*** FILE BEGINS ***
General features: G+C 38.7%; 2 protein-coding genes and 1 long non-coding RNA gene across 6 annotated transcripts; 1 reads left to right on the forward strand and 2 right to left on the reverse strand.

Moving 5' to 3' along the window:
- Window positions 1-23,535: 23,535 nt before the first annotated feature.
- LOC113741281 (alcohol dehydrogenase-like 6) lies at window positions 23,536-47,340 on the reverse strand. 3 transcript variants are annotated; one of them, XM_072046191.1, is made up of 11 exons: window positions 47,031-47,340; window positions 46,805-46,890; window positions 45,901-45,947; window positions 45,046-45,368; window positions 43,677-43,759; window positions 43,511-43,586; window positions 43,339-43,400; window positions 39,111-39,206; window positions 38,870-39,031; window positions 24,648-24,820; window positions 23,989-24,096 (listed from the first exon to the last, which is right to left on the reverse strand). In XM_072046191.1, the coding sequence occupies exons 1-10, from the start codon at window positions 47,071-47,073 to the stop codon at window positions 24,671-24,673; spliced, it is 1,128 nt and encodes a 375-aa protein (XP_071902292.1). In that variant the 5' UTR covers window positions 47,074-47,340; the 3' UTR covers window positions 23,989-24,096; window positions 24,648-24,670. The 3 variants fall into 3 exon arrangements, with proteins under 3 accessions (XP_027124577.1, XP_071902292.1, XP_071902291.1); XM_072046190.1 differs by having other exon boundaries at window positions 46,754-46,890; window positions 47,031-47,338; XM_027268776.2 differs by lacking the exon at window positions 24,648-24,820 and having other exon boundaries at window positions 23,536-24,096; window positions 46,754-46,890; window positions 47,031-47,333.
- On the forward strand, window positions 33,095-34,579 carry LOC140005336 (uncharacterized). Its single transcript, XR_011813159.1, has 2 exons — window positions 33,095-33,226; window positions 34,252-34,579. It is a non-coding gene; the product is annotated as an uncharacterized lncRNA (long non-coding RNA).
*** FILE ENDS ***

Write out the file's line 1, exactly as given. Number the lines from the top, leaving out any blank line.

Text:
General features: G+C 38.7%; 2 protein-coding genes and 1 long non-coding RNA gene across 6 annotated transcripts; 1 reads left to right on the forward strand and 2 right to left on the reverse strand.